‘Popping down’ to the local supermarket for salad ingredients I found that the central refrigeration system had failed and all the food was being thrown out.

Click image for larger version. Total refrigeration failure at Teddington Tesco.

I felt a big relief in the evening when temperatures cooled down to (still hot!) 24 °C at 9 p.m.


Aside from the experience of walking in what felt like the output of a giant hairdryer, three things shocked me.

The first was the image of wildfires burning homes on the outskirts of London. The pictures below (stolen from a DW News Report entitled “Hot Weather Brings UK to a Halt“) are truly appalling, and reports indicate that the Fire Service was massively overstretched with similar wildfires across the UK.

The major parks near me – Bushy park and Richmond Park – are both extremely dry and these wildfires made me reflect that this danger was not restricted to the outskirts of London.

The second was an appreciation of the pan-continental scale of the heatwave.

Click image for larger version. The heatwave was pan-continental – see text for details . Image courtesy of NASA.

This image is from the NASA Earth Observatory and shows the surface air temperatures across most of the Eastern Hemisphere on July 13, 2022. It was produced by combining observations with a version of the Goddard Earth Observing System (GEOS) global model, which uses mathematical equations to represent physical processes in the atmosphere.

Of course it’s summer in the Northern Hemisphere, so one expects the map to be red. But as the article explains, temperature records are being broken right around the world.

And the heatwave has not gone away. The hot air has returned to the mainland of Europe, but it could of course return: August is usually just as hot as July in the UK.

And the finally the most shocking thing of all is that this event is still not enough to persuade politicians that this needs to be the focus of all their actions.

It seems they are simply unable to grasp that ‘business as usual’ is the problem, not the solution.

40 degrees Celsius

July 15, 2022

Click image for a larger version. Met Office forecast on Friday 15th July 2022 for temperatures on Tuesday 19th July 2022.

Friends, I am sitting down to write on Friday 15th July 2022, having just read warnings that next week the temperature somewhere in the UK is likely to exceed 40 °C for the first time since… well almost certainly several thousand years.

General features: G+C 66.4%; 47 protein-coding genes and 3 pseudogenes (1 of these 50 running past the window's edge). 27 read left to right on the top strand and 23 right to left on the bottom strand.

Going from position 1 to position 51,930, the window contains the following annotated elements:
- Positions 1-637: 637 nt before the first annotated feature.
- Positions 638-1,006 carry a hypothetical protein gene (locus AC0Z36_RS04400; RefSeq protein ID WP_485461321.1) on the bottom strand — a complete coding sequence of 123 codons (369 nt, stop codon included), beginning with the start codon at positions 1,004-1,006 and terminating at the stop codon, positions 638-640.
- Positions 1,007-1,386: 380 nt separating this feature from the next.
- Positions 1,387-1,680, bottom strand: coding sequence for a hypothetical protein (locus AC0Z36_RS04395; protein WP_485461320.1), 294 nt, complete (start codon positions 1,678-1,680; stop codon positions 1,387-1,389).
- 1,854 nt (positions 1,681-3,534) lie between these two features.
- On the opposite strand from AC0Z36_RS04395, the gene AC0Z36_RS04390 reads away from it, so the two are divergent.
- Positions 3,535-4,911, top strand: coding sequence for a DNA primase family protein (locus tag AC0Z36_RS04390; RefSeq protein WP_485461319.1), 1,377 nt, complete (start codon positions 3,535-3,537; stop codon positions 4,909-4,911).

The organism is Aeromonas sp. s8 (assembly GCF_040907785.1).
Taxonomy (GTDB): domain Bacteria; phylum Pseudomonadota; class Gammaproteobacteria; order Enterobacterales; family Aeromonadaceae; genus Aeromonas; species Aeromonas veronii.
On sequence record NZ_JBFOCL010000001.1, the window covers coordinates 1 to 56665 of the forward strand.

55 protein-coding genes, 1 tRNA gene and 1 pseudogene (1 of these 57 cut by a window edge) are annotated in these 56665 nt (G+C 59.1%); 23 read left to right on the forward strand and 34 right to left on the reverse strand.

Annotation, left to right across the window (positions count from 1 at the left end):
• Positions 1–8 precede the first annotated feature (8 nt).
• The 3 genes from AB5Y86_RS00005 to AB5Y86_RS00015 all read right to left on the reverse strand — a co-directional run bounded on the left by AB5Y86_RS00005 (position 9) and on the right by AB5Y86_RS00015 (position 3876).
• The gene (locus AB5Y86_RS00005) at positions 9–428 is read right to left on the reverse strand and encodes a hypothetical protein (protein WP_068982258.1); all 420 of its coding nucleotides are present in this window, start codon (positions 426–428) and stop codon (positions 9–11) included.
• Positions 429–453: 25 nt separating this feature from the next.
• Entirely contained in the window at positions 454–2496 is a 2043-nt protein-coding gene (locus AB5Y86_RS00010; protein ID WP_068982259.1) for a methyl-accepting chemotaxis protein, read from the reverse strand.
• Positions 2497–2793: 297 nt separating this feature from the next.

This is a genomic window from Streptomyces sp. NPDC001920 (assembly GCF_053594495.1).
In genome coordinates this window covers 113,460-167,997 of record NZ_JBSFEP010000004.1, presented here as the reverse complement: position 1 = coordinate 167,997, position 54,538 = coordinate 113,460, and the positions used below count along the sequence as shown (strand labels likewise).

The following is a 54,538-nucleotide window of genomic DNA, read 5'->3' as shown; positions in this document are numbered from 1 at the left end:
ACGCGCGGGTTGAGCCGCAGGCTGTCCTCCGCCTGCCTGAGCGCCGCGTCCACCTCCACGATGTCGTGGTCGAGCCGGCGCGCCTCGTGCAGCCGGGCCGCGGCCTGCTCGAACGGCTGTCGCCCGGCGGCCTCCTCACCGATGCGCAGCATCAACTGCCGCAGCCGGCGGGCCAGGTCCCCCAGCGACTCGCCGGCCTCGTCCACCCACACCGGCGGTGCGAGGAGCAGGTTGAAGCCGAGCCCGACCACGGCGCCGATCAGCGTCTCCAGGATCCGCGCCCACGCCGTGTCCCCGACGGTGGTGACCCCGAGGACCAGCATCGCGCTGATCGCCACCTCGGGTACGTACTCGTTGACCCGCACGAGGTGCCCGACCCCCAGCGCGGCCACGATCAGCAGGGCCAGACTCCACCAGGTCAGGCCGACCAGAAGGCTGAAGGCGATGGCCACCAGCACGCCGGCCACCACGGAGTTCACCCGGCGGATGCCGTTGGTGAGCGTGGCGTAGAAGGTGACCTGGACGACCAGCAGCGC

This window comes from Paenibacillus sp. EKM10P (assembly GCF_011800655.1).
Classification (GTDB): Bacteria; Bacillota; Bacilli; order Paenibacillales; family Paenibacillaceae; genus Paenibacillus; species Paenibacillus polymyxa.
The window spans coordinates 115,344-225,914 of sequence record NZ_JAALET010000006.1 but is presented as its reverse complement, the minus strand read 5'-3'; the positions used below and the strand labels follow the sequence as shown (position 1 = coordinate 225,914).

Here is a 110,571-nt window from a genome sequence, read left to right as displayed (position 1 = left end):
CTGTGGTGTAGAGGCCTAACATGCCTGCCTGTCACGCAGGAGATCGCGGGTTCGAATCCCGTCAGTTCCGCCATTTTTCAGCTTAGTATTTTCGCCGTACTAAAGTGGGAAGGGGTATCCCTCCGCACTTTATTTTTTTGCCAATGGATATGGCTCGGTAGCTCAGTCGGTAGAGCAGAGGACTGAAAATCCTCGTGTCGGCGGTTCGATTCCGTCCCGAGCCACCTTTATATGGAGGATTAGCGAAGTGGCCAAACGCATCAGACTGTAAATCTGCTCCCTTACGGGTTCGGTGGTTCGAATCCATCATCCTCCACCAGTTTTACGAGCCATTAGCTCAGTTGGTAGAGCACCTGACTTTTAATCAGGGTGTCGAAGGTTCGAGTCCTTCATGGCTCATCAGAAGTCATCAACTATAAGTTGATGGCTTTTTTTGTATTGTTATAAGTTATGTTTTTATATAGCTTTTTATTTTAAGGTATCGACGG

Despite the fact that this is hardly a surprise, it is still a shock. I feel sick.

Rising Tide

I am reminded of the situation of visiting an unfamiliar beach, and wanting to know if the tide is coming in or going out. Sometimes it’s obvious. But at other times things are not so clear. The waves breaking can obscure the slow steady rise or fall of the tide.

So typically one would pick a ‘fiducial marker’ – perhaps a rock that is very definitely not wet. And one then watches this for a few minutes to see if the tide moves towards it or away from it.

Passing 40 °C is like the tide reaching the fiducial marker on the beach. It confirms that the tide of rising temperatures is still rising with a sickening and merciless inevitability.


Click for a larger version. This is the summary of part 1 of a recent talk I gave to teenagers.

As I mentioned in a recent talk to teenagers (link) the climate in which their parents grew up is gone forever. It will never return. And to most of my readers – that’s the climate that you and I grew up in.

As I wrote the slides for that talk I again felt sick at confronting these children with the magnitude of the misfortune they will face.

It’s a misfortune that was once avoidable, but which is now inevitable.

And yet as I write, leading UK politicians are still competing with each other to reduce our response to this challenge.

I am bewildered at their madness.